Any career comes with trials and tribulations, and dentistry is no exception. No one knows this better than Dr. Mike Abernathy, who has spun his life experience into a helpful, relatable guide to find happiness and stay motivated in a dental career. Continue below for an adapted excerpt of his book, The Super General Dental Practice.
No matter what stage of your career you're in, it's never too late to find growth.
At 40 years of age, I decided I would retire from dentistry in 15 years with $6,000,000 in assets and be debt free.
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I had just read Bob Buford’s book “Half Time.” In it, he tells how his son dies a few days before joining him in running his very successful business. It traces his thoughts and grief as he tries to make sense of life. His conclusion was that he had spent the first part of his life trying to be successful. He felt he needed to spend the last stage of his life trying to do something significant. He referred to this point of transition as half time — kind of like a football game where you go into the locker room with the first half over and having to reassess your strategy for the second half.
I came away from that book with a renewed purpose and a new plan to make my dreams come true. The trouble was that I didn’t know anything other than dentistry. I had to make dentistry fun and profitable for the next 15 years. During that time, I sold partnerships for fractional ownership of my practice to three doctors, grew the practice an average of 15 percent a year, lowered my overhead to the 50 percent range, added nine hygienists, a commercial lab, one more location, started Summit with my partner Max Gotcher, and eliminated all of my debt. I have tried to add significance to every day of my life since that turning point. It is this sense of purpose and significance that continues to drive me today in my sixties.
There are five stages of a dental practice, and no matter what stage you’re in, there is always hope to find the renewed sense of purpose that keeps me going.
1. We all start day one with no money and we’ll call this the Survival Stage of dentistry. We will do whatever it takes to make a living: We are real short on experience and long on persistence. We start out doing whatever it takes. Dr. Gordon Christensen says that, “Our diplomas are just learner’s permits. We are just barely, not dangerous.” The great thing at this point of our careers is that we don’t know what we don’t know. We are pretty clueless about the business of dentistry. We are just looking for a chance to get into the game. â€¨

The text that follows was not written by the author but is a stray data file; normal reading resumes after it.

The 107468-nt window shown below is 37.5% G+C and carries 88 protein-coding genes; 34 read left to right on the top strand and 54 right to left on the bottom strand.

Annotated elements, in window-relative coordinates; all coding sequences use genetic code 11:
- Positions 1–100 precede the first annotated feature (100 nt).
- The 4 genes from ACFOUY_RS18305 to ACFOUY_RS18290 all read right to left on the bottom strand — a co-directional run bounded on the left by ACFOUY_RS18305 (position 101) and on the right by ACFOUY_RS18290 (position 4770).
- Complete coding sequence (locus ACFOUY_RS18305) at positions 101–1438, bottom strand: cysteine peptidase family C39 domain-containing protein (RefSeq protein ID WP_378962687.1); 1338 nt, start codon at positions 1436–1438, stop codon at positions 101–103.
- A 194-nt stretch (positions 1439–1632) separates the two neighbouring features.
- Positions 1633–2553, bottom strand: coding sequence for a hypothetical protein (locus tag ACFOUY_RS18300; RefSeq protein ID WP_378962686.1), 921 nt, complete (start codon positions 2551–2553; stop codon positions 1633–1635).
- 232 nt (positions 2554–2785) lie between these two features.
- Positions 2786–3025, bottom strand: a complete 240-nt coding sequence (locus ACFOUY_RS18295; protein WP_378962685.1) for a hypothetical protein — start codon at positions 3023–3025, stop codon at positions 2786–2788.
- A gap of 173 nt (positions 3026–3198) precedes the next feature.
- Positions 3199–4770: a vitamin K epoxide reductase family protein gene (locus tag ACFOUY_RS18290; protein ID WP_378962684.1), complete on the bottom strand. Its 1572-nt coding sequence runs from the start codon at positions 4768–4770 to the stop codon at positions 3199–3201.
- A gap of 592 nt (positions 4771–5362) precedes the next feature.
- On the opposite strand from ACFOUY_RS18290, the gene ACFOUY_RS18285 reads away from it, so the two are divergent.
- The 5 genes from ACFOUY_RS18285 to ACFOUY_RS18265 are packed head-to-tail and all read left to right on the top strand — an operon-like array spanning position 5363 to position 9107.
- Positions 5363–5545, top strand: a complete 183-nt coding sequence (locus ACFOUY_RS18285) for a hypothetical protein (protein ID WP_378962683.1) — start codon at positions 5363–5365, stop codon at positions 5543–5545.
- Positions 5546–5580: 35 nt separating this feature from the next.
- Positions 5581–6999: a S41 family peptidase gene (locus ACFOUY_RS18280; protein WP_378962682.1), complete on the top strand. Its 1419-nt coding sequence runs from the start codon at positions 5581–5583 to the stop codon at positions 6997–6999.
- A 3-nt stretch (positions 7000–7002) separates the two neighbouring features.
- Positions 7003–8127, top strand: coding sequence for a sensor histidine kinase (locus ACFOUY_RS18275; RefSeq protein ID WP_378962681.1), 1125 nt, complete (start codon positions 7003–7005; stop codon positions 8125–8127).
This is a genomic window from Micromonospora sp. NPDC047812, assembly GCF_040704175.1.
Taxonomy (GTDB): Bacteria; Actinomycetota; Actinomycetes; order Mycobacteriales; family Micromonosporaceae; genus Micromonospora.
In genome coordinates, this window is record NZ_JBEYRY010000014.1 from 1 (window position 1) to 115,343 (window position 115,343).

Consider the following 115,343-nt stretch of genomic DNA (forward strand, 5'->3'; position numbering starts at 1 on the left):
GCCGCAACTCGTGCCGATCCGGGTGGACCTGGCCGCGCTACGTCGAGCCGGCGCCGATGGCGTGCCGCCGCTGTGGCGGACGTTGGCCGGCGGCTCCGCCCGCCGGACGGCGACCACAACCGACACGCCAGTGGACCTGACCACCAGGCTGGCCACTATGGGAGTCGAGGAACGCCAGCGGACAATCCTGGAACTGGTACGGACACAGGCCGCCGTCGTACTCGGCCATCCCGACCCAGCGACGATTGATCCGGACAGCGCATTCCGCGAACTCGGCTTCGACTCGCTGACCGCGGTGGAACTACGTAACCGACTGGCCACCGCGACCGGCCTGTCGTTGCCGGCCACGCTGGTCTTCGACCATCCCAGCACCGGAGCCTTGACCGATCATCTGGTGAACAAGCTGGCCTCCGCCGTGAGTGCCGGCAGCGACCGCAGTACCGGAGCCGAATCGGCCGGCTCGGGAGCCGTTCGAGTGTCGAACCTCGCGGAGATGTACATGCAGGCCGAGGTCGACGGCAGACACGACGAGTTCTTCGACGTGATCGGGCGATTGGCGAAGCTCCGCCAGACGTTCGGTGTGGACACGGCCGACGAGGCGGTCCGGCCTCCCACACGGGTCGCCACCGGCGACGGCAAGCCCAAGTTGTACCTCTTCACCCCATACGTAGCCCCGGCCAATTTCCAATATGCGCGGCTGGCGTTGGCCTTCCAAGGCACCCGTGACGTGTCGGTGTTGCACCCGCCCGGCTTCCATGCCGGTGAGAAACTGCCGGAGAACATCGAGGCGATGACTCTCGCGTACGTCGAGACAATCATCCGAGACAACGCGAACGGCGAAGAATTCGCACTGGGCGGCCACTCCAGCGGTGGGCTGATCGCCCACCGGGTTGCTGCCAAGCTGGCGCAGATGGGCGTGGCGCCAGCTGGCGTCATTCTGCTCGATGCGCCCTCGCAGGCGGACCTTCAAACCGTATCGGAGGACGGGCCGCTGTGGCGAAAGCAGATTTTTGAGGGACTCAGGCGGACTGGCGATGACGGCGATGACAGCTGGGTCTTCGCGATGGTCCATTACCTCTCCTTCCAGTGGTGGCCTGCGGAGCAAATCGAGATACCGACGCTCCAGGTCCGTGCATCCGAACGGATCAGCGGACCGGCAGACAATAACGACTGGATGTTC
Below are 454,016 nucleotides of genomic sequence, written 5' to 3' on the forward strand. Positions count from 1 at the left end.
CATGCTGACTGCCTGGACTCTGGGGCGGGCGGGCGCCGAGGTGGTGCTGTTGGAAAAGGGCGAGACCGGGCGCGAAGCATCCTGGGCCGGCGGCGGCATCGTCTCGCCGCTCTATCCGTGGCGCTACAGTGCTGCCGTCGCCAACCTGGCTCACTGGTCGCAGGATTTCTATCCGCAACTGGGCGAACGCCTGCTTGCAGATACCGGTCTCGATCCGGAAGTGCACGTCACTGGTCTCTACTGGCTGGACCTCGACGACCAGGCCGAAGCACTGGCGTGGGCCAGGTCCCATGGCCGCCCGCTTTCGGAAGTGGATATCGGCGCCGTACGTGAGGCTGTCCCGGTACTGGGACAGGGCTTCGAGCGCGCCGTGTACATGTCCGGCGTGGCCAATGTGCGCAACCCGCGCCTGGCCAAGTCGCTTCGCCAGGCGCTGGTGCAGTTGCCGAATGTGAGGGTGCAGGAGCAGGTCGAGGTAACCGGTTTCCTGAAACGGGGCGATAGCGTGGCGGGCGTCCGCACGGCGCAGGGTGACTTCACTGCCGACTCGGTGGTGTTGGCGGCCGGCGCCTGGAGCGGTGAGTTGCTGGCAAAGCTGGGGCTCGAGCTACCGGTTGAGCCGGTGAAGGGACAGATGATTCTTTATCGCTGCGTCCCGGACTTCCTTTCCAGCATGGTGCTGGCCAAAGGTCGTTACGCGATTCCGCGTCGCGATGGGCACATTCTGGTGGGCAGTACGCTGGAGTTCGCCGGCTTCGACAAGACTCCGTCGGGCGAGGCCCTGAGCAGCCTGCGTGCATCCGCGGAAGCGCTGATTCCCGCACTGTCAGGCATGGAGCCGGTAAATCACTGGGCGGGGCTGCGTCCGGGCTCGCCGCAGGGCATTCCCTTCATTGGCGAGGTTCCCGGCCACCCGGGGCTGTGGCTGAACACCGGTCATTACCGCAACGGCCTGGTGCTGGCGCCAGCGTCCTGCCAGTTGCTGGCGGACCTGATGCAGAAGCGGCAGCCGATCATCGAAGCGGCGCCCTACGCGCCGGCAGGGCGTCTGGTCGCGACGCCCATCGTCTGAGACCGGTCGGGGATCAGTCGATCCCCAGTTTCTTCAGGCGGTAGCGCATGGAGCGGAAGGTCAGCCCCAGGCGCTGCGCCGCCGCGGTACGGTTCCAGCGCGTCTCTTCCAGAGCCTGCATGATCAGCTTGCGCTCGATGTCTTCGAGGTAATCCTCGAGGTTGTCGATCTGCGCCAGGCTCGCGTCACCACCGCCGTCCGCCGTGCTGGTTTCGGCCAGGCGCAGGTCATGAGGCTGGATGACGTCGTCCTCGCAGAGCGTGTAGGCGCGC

2. The next stage is the Growth Stage. This is the most exciting time for most of us. We start practicing as a dentist, get an apartment or home, get married, and even start a family. We are gradually increasing our clinical, business, and financial skills, usually by trial and error. Everything is looking up. At almost every turn, we run into something that is a challenge. The trouble with growth is that it ends far too quickly for most of us. Very few of us are able to keep adding challenges, clinical skills, and sustain growth in our practices. Without continued growth and profitability, we are doomed to languish in mediocrity. Note: This is the time you want to consider an associateship, or no later than the beginning of a Plateau stage.
3. The next stage is the Profit Plateau Stage. You could find that you hit several different plateaus during your career. Slow down, plateau, and then you market more, add a procedure or even another provider, grow a little, and then hit another plateau. It is kind of like failing. You really only fail the last time you stop trying. As long as you fail forward and keep getting up after a challenge knocks you down, you have not failed. You may currently struggle with some challenge, but it will not make you fail.
4. Patient numbers drop, production barely covers expenses, staff turnover is high, and the inevitable slowdown into the Leisure Stage begins. The name leisure probably doesn’t do it justice. It is more of a decay of attention and profitability — a time when stress is the constant and profit is elusive. You begin to think of patients as the problem. You arrive late, never really are fully engaged during the day, leave early, and try to occupy your life with something other than dentistry.
5. It is at this point that we hit the Sellout Stage: the very worst time to try to sell a practice or bring in an associate or partner. Your systems are in shambles, there is little or no profit, and not even enough energy to lead the practice. You will receive the least amount of money for your practice and have little or no time left to act on an investment strategy to help it grow. At the time in your life when you need money the most, and should be able to cut back, you find yourself back at the Survival Stage. This is a vicious circle that captures way too many of the dentists I encounter. Great opportunity, plenty of time, but a complete failure to follow through. You become a thermometer instead of a thermostat. You sense what’s going on around you, but you never control your environment. A young doctor should never buy a practice in its lowest stage, unless it is a fire sale.
Not a pretty story and not the path that you want to take. That is why you are reading this. As a new graduate, you will be looking for a practice with the goal of a career-long Growth Stage with huge financial gains, less stress and a renewed enthusiasm for life.
It is this sense of purpose and significance that I hope to give you as you read this book. This book will change your life if you will just act, and act today.
You can read a free copy of Dr. Abernathy’s book, “The Super General Dental Practice,” here.